Riding the Shark12 May 2008
Unlike gprof, Shark doesn’t require that you compile with special profiling flags, it can run on unaltered binaries. In fact, Shark doesn’t even require that you run it against any binary in particular! You can run it against everything on your system, then view the profile of any process post-facto.
I just did a profile of Mapserver running as a FastCGI process, just by running some load against Mapserver and letting Shark collect statistics on all processes at once. Then I pick the mapserv.fcgi process from the sample data, and voila!
I can see that the most costly small function is longest_match, from the bottom-up view at the top, and that it is called in the image saving routines, in the top-down view at the bottom. Good news, Mapserver is so efficient that the biggest cost is compressing the output image.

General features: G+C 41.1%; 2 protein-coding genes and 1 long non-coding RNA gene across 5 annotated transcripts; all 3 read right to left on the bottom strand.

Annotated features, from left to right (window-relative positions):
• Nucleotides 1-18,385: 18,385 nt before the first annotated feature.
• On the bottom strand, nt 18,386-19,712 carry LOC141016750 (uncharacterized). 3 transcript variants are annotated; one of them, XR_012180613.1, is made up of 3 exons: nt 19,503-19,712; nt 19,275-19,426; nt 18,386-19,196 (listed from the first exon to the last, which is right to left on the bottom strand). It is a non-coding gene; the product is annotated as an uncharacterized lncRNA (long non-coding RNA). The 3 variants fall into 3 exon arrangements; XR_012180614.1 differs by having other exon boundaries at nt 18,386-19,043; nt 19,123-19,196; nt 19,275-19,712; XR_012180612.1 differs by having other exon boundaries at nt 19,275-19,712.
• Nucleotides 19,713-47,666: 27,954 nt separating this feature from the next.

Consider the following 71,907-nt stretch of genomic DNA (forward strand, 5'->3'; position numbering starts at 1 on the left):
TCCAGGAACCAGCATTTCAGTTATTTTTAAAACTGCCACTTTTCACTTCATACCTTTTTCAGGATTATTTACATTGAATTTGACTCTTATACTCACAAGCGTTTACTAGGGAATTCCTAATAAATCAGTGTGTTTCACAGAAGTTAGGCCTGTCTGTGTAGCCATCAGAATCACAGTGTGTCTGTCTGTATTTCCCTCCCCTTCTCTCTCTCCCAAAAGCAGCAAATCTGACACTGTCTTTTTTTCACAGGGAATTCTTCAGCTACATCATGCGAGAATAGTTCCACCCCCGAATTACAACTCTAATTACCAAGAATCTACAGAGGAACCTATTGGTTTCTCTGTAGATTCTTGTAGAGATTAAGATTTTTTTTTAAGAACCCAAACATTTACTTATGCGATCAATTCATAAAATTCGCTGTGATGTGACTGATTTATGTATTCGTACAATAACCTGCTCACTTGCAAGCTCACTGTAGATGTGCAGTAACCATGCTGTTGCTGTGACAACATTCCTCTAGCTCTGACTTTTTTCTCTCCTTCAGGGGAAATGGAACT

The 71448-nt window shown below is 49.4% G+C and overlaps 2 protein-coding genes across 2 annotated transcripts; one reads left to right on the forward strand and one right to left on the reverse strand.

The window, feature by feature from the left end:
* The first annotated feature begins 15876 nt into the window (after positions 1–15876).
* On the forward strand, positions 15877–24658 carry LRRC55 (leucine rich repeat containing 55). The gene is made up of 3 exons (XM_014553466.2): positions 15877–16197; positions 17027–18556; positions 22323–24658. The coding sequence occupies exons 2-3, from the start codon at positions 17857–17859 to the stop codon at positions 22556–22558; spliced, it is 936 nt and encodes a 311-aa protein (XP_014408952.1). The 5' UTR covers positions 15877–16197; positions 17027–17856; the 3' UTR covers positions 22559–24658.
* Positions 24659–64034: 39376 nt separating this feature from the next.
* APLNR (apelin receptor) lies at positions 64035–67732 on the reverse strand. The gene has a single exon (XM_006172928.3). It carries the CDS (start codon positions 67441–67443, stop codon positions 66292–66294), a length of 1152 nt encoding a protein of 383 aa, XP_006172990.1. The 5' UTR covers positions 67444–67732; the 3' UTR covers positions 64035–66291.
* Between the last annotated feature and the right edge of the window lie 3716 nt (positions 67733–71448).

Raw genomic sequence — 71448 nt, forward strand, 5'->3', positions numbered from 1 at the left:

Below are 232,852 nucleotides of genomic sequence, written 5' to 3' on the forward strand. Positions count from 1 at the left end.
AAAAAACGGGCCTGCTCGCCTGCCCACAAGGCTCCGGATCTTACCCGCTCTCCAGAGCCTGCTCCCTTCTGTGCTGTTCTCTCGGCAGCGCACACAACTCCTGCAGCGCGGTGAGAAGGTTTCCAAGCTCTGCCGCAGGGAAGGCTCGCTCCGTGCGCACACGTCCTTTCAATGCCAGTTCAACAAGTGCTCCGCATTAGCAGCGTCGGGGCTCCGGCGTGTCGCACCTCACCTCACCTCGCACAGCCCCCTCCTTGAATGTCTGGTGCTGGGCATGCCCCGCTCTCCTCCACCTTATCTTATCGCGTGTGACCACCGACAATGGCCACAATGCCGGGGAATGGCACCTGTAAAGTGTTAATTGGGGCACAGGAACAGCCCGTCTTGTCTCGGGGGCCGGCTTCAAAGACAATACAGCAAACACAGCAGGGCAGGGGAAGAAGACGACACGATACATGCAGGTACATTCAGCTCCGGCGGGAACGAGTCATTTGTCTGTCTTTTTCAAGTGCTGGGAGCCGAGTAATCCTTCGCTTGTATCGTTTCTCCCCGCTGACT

Even cooler, I can flip to chart view and see what the CPUs were doing throughout the sample period. The blue spikes are mapserv.fcgi calls.
Zoom into one of those, and we can see the CPU ticks through one map draw, including the kernel (the red bit) taking a slice out. End to end, Mapserver is taking about 15ms to draw this particular map.
In addition to the “Time Profile” mode I’m showing here, there’s also a “Java Time Profile”. I wonder if Java developers can make use of this excellent tool too?